Read: Exodus 20:1-21
Moses said to the people, “Do not fear, for God has come to test you, that the fear of him may be before you . . .” (v. 20)
Typically, when someone says, “Don’t worry,” we assume there must be some reason to worry, and we start worrying. After receiving the Ten Commandments directly from God, Moses tells the Israelites, “Do not fear.” The instruction seems ironic, because the people have at least two good reasons for fear. First, they stand within sight and earshot of the glory of God. God’s presence is palpable and overwhelming; Moses himself has instructed the people that God’s holiness is deadly. Second, God’s commandments have immensely high stakes: obedience means life; disobedience means death. Fear seems the only rational response.
We tend to respond to the Bible’s commands and instructions with a certain amount of trepidation. After all, God’s standards are lofty and our willpower is often lacking. We fear that no matter how hard we try, we cannot be good enough to please God. When the requirements of God’s rules intimidate us, we must take Moses’ words to heart: do not fear. Why? While God gives us clear instructions on how to live well and please him, he also gives us reassurance that he evaluates us not on our performance or goodness, but on Christ’s redeeming grace. Paul reminds us, “God made him who had no sin to be sin for us, so that in him we might become the righteousness of God” (2 Cor. 5:21 NIV). —Ben Van Arragon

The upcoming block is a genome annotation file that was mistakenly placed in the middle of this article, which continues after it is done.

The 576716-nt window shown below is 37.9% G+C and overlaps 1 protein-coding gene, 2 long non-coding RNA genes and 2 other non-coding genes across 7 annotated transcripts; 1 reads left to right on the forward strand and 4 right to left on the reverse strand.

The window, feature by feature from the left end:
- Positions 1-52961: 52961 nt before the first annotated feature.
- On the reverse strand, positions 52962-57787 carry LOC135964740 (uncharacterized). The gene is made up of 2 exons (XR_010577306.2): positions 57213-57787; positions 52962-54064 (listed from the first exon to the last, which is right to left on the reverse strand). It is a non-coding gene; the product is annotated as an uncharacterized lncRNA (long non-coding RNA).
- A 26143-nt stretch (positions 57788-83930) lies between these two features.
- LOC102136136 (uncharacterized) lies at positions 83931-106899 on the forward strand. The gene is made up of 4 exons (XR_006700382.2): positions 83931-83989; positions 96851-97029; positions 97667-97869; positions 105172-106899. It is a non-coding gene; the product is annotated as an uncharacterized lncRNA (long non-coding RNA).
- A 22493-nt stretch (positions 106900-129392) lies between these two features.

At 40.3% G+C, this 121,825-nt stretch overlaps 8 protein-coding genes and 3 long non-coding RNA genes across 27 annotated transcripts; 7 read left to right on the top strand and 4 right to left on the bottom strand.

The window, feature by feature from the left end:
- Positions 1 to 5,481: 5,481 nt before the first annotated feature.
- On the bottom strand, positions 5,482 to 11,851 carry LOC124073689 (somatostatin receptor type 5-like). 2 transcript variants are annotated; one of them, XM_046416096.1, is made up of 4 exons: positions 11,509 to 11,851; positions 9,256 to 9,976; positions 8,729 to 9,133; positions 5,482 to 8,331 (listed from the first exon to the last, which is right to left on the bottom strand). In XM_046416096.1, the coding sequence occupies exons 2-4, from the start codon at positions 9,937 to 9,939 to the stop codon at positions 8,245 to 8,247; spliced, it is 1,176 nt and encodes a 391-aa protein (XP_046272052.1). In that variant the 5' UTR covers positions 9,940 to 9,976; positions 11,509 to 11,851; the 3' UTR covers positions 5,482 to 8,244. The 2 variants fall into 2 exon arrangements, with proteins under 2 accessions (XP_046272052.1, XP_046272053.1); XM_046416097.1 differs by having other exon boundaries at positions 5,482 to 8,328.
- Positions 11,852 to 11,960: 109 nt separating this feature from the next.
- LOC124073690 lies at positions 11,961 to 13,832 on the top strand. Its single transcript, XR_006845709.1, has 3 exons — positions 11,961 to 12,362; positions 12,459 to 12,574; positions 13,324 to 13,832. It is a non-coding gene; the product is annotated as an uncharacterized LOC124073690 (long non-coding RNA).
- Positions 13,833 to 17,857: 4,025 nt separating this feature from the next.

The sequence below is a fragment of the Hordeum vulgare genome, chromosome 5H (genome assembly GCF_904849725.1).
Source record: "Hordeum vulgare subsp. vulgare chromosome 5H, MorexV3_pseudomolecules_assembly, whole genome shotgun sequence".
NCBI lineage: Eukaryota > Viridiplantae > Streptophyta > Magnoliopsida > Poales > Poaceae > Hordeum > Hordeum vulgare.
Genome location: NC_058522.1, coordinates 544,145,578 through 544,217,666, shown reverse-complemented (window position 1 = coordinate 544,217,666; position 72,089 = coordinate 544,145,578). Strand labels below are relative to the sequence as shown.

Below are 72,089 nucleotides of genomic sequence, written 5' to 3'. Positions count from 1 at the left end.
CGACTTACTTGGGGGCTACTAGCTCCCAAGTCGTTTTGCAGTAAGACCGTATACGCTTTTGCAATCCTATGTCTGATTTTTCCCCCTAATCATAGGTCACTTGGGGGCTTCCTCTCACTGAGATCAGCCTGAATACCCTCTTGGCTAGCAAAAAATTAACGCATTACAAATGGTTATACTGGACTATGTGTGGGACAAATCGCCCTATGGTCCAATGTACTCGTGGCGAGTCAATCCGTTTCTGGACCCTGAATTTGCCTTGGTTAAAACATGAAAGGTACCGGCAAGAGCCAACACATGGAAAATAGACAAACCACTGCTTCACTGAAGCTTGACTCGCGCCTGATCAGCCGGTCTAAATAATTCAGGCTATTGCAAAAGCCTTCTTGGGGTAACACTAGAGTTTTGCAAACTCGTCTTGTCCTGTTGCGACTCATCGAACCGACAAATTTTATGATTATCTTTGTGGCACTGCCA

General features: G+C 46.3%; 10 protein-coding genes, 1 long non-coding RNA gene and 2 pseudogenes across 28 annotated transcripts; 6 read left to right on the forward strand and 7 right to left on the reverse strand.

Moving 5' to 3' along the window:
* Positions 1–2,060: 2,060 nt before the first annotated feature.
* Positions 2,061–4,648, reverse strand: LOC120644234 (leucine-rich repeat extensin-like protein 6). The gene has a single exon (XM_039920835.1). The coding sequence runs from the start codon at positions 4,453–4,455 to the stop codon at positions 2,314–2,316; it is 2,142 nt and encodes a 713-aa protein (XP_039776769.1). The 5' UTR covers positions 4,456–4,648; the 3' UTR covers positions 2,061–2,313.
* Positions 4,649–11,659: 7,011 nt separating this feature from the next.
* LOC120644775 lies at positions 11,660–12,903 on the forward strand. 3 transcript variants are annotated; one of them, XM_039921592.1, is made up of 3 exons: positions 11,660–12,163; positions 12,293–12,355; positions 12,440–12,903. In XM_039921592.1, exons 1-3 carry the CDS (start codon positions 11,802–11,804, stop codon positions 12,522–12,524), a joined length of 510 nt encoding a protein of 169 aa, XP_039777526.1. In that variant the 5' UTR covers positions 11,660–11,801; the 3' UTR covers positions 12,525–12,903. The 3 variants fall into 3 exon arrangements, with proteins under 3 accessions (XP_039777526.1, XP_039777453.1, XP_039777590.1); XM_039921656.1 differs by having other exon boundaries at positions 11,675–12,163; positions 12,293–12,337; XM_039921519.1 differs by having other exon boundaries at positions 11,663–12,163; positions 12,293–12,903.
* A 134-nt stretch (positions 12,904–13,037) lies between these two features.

As you pray, ask God to guide your ways according to his perfect will.